Thank you. The story will be remembered.
Chip. Thank you for your care, concern and service. The fact there are no rehab facilities boggles my mind.
It shouldn’t boggle your mind. It’s the same, good old fashioned genocide we’ve waged on Indian Country for generations.
My wife used to be the nurse executive of the adolescent care unit in Fort Defiance and became somewhat of an expert as to what resources are available to addicts and their families. She was formerly a drug and alcohol addiction counselor before moving to the rez. You might want to talk to her. I believe you’re friends with her on Facebook.
Actually, I’d love to talk with your wife about this. I spent part of the morning meeting with a mental health counselor and a nurse case manager discussing what the options are for inpatient drug and alcohol rehab.
I’m assuming you’re the same Paul who made the genocide comment above. It’s my understanding that the Navajo nation is tasked with providing mental health counseling and rehabilitation services, not the Feds in which case that’d be fratricide.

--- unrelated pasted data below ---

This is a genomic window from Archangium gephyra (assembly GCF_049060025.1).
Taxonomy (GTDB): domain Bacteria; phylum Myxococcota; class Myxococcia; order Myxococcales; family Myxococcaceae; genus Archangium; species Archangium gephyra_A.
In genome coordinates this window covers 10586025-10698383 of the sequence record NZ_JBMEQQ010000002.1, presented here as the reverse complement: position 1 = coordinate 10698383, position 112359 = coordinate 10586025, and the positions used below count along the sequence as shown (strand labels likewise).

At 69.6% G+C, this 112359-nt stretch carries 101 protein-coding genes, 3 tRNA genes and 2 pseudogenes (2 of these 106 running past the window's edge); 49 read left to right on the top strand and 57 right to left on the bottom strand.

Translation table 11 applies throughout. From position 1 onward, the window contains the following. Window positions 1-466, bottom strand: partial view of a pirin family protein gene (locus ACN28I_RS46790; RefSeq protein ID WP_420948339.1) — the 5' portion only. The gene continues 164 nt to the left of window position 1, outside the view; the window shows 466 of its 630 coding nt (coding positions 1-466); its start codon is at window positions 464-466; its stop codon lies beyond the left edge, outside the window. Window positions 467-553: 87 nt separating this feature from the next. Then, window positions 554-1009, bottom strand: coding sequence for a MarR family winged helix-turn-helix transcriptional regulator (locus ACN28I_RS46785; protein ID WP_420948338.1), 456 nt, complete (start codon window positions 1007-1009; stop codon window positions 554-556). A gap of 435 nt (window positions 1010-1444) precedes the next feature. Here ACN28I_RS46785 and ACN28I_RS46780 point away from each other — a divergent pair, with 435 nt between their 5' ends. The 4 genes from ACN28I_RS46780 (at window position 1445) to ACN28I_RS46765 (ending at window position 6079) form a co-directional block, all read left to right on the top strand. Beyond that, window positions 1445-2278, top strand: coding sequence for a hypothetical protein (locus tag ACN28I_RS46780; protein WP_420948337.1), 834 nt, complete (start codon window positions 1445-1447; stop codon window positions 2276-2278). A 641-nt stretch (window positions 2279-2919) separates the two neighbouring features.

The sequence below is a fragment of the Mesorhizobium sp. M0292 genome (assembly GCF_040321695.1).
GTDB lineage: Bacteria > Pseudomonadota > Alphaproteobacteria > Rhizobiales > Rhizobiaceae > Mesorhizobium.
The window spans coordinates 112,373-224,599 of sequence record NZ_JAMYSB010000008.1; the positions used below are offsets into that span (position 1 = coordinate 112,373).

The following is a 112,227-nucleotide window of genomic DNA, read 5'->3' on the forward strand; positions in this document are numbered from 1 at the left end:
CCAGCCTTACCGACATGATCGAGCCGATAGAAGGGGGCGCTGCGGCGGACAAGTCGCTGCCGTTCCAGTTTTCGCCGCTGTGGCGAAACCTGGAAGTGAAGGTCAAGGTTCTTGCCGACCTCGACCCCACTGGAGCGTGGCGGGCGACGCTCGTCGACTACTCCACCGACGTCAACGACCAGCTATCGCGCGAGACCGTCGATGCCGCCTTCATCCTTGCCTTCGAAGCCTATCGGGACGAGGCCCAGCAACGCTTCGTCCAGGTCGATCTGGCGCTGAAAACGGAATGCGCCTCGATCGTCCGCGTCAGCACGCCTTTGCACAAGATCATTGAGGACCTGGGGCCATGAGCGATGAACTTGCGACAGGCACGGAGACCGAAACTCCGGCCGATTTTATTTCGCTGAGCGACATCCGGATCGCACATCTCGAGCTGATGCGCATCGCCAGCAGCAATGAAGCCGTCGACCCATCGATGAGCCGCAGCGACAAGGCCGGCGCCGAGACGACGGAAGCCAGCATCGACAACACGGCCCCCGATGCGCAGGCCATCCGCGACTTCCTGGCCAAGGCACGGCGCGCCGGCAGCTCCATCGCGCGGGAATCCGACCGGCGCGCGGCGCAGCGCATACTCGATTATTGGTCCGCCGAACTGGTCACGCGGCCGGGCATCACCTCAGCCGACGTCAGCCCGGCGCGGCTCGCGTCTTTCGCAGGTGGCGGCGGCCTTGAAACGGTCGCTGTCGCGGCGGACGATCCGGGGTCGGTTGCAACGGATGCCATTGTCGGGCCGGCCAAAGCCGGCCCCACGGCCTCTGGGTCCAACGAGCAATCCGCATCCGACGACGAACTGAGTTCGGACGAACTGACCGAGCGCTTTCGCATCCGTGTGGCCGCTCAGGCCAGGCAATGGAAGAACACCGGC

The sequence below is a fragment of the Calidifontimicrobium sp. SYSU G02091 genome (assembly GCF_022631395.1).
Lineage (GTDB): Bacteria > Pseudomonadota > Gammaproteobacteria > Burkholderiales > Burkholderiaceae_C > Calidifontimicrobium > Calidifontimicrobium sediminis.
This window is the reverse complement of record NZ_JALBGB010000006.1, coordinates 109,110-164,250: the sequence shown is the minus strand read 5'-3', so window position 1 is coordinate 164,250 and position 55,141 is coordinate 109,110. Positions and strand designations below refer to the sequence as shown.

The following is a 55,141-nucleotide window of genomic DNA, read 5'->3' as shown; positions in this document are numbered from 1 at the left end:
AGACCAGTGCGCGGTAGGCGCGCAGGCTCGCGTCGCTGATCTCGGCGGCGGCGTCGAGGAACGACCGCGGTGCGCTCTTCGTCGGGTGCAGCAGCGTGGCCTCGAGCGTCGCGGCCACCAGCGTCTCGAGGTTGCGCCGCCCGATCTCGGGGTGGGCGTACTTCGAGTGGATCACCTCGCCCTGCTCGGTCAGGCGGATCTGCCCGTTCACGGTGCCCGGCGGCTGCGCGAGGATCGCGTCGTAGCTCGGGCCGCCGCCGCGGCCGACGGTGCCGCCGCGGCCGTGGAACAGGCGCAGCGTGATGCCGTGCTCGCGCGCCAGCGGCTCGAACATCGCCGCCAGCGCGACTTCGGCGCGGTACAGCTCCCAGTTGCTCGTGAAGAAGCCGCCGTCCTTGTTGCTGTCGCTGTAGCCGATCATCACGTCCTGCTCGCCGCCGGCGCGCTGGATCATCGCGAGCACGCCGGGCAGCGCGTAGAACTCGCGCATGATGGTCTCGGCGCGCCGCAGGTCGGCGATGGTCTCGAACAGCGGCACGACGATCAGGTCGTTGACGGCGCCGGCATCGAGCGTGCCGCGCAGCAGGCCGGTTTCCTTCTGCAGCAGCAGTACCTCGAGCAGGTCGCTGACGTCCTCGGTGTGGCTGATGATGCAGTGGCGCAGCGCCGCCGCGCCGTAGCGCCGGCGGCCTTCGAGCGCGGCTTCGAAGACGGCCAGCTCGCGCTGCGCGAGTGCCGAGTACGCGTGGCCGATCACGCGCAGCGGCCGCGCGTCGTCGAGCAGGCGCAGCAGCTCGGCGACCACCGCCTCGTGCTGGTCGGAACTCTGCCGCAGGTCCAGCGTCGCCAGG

I married into a Navajo family. Unfortunately, my husband’s father took his own life after many years of alcohol abuse. I fear my husband is on the same path. It seems as if there need be major changes within the tribe (not just the Navajo Nation) to make it more unacceptable and far more difficult to obtain the alcohol and drugs. I know that it would be next to impossible though. My thoughts and prayers are with the families affected by the abuse of drugs and alcohol on all Reservations.
My daughter has been living on the streets in Phoenix for over 15 years. I am raising her son now 10. It is very sad. I have brought her home and took her to tuba city but they couldn’t really help because they said something has to happen before they proceed. Such frustration.
thank you for sharing this jt. i’m sorry to hear this and that more can’t be done to help her.
I visit schools in the Western Navajo Agency….middle & high schools, as an outreach worker. Our agency area is huge compared to other agencies, we have two detention centers and two huge hospitals, so you only have two choices, jail or the hospital. I often hear politicians with platforms regarding our youth in our area, but unlike other areas of the Navajo reservation we have yet built any multipurpose youth centers or treatment facilities. This to me shows that youth/child welfare is not a priority.